Some time around the first of this month, one of our air
conditioning units went out – the one that cools all of the bedrooms. When you
live where we do, and it’s summertime, having no air conditioning is a big
deal. The upstairs bedrooms were hovering in the 90s.
It’s not the best thing that could happen, but it’s far from
the worst. After this rather tumultuous season, we just rolled with it. We let
the kids bring a couple of their mattresses downstairs. This made them felt as if the room
was now one giant trampoline and spent a large portion of their days teaching
Felicity how to jump off of the couch onto the mattresses. Heaven help us when
we put the house back together again.
We continued to sleep in our room since it was on the bottom
floor and slightly cooler than the rooms upstairs.
We kept the fans on high and the doors open.
Felicity’s room is also downstairs, but since she needs the door closed to
sleep in the midst of the noise of the acrobatics, she got sweaty and didn’t
sleep quite as well.
It’s all been reminiscent of the January after Felicity was
born and our water heater froze and broke. Consequently, our bedroom, closet,
bathroom and hallway were flooded with several inches of water before we found
out what was happening. In the midst of the crew drying out everything, one man
tripped and broke our bed. An hour later, another guy stepped through the
ceiling bringing down loads of insulation with him…while the industrial fans
were blowing the carpets out. It was lovely.
Everything had to be moved out of those spaces so for nearly
two months my underwear and other clothing drawers were stacked up in the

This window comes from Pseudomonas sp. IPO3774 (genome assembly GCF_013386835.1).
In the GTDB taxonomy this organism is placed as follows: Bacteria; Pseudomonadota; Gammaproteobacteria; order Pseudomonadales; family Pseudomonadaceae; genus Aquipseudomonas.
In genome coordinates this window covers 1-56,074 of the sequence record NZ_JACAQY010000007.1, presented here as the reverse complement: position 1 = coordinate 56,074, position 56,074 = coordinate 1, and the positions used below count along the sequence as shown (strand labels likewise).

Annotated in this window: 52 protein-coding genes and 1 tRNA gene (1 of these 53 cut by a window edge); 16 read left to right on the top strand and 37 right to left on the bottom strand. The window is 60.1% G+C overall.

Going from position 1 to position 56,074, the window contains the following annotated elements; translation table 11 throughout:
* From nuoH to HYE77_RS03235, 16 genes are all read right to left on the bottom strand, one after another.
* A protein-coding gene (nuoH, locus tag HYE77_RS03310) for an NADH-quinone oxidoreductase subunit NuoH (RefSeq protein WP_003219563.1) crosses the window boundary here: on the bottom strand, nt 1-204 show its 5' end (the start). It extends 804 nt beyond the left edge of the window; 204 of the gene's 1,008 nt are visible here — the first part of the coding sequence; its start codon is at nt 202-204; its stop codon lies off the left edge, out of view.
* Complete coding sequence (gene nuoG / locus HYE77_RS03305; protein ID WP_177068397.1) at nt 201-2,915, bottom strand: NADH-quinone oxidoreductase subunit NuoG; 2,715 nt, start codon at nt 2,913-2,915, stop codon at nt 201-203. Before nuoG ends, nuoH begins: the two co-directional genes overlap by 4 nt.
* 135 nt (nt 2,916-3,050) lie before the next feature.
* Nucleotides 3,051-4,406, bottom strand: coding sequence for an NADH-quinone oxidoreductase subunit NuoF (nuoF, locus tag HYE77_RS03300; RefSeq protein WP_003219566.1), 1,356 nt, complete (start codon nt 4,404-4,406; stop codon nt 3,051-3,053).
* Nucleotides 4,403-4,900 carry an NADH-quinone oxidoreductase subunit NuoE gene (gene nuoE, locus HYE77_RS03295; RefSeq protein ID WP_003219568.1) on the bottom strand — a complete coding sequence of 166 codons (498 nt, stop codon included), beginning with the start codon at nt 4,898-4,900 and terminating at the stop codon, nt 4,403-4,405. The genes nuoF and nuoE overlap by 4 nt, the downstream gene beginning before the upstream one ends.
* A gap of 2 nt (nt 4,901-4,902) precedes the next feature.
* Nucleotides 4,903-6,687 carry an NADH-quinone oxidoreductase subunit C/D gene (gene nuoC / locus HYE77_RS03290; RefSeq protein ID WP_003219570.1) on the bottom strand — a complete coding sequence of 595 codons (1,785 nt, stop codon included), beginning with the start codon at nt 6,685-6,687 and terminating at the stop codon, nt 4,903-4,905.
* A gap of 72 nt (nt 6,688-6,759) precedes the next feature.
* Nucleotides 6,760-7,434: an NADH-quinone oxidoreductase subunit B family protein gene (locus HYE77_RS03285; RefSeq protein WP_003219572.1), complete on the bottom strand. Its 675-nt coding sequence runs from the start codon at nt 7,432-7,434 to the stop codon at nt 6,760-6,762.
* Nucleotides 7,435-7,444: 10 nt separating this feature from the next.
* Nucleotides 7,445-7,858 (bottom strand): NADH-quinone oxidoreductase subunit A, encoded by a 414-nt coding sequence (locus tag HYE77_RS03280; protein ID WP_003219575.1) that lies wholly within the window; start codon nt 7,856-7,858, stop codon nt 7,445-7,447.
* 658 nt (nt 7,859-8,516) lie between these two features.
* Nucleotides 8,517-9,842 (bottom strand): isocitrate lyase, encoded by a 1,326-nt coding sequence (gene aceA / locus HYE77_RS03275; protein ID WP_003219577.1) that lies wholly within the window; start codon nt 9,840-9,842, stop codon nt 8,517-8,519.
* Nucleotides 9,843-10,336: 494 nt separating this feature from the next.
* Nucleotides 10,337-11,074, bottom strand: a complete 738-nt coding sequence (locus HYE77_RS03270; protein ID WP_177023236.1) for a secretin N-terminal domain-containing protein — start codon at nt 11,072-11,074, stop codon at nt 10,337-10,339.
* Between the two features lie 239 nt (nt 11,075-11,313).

family room, Felicity and I bunked with Mackenzie, Nelson slept in Aiden’s
room, and the three boys slept together (this was during Felicity’s reflux
stage when she spent a large amount of time screaming – Mackenzie could sleep
through it and Nelson couldn’t).
The difference was that for the most part, we were able to
live our lives. It made me kind of crazy to stack and unstack my dresser
drawers to find my clothes in the middle of my family room, but I learned to
cope. Well, I had to cope with that because I was struggling to cope with
Felicity and that took every ounce of energy I had.
This time there’s no school or activities to get the kids out for
a while. They are sleeping and living in our main living areas, which means
we’re all together…all the time.
I’ve learned one thing from this new adventure
– I need my own space sometimes.
It’s too long of a story to tell you why the A/C still
hadn’t been fixed when we left for vacation last week. The short part is that
the unit is still under warranty and because the part has gone bad so many
times, we have the option to replace the whole unit at a fraction of the cost
of a new one. As we left for vacation and we were talking about when it might
be fixed, I asked Nelson if we should just replace the other one while we’re at
it. Even though he agreed that would be good, he said the deal doesn’t work
unless the unit fails. It was a passing conversation at the beginning of a
vacation week, so that was the end of that. I was hopeful that by some miracle,
it would be replaced while we were gone and we’d come home to life as usual.
I didn’t think about it again until we were driving home Saturday
night. We were about an hour away from home when Nelson looked at his phone (I
was driving) and said, “Oh no.”
“That doesn’t sound good.”